Those of you with rabbits will no doubt already know that Saturday June 18th marked the start of Rabbit Awareness Week – an annual focus that runs until June 26th, covering all things leporine. Rabbit Awareness Week was established ten years ago by coalition of experts, organisations and welfare charities from the rabbit community, to educate old and young alike on the best ways to provide domesticated rabbits with happiness and health. You can find out more about the many aspects of RAW’s work here.
To mark the occasion, hundreds of vets, rescue centres and pet stores across the UK are holding special events; ranging from free health checks to food sampling and rabbit education workshops. 602 events across the UK have been registered on RAW’s website for 2016, so why not take a look at what’s happening near where you live here.
The RAW focus for this year is ‘#BuddiesforBunnies’ – just like us humans, rabbits are naturally social animals, which means that companionship is crucial for their wellbeing. Unfortunately, research finds that in stark contrast to this, 57% of the UK’s pet rabbits live alone. RAW 2016 aims to inspire pet carers to take on a suitable friend for their single rabbit by encouraging them to re-home a rabbit from a local welfare centre.
And there are certainly plenty of rabbits waiting for a new forever home – sadly over 67,000 rabbits are given up for adoption in the UK every year. So if your rabbit currently lives alone, please do consider finding him or her a new friend – not only will you improve your pet’s life, but you’ll be able to bring companionship to a local bunny who is currently housed with a rescue charity or welfare organisation – everybody wins!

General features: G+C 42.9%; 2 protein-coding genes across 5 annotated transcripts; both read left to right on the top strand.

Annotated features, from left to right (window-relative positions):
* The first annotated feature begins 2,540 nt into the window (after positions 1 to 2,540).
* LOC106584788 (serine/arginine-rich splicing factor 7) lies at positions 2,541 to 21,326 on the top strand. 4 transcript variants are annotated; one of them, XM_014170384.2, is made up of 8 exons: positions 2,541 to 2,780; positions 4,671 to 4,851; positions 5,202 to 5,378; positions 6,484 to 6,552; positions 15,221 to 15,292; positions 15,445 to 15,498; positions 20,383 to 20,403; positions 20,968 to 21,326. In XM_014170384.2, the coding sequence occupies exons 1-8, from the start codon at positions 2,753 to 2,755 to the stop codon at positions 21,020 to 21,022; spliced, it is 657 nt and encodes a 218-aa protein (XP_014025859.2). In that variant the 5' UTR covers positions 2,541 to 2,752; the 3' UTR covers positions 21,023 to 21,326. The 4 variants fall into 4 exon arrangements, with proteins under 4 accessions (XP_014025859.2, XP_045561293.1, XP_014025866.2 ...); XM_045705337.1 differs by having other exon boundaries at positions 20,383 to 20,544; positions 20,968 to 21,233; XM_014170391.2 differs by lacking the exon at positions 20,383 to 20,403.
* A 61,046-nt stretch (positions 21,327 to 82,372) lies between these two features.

There are some important things to remember when introducing a new rabbit to your current pet, and the RSPCA has an excellent factsheet on the topic:
- Provided both animals are neutered, a male and a female will live together quite happily. Single-sex pairings are also common
- As prey animals, rabbits are naturally cautious and territorial, and so the two animals should meet in a neutral environment for the first time – not in your current pet’s hutch or run for example
- Ideally, choose a large space with plenty of distractions (food, toys, hiding places)
- Introduce the two animals into the meeting area at the same time. The rabbits may ignore each other initially, or may watch carefully from a safe distance. If they begin to fight, separate the two and try again the next day. Keep persevering until the two rabbits bond
- At this stage it helps to position the two separate hutches facing each other so that the rabbits can get used to each other when they are not yet living in the same space
- Once the pair sit together and groom each other, you’ll know that they have successfully bonded. In almost all cases they will remain friends for life!
Aside from the #BuddiesforBunnies campaign, RAW also works to educate those with rabbits in their lives on the optimum conditions for pet rabbits. You can find lots of advice on diet, housing, behaviour and health issues on RAW’s website, as well as here.
Until next time, best wishes from Shailen and The Ralph Site team
The Ralph Site, non-profit pet loss support
Please note: The Ralph Site is not affiliated with the third-party organisations in any of the links shared here, and the views, ideas and suggestions expressed in this and other blogs are simply shared with the intention of helping you, our friends, take care of the special animals in your lives.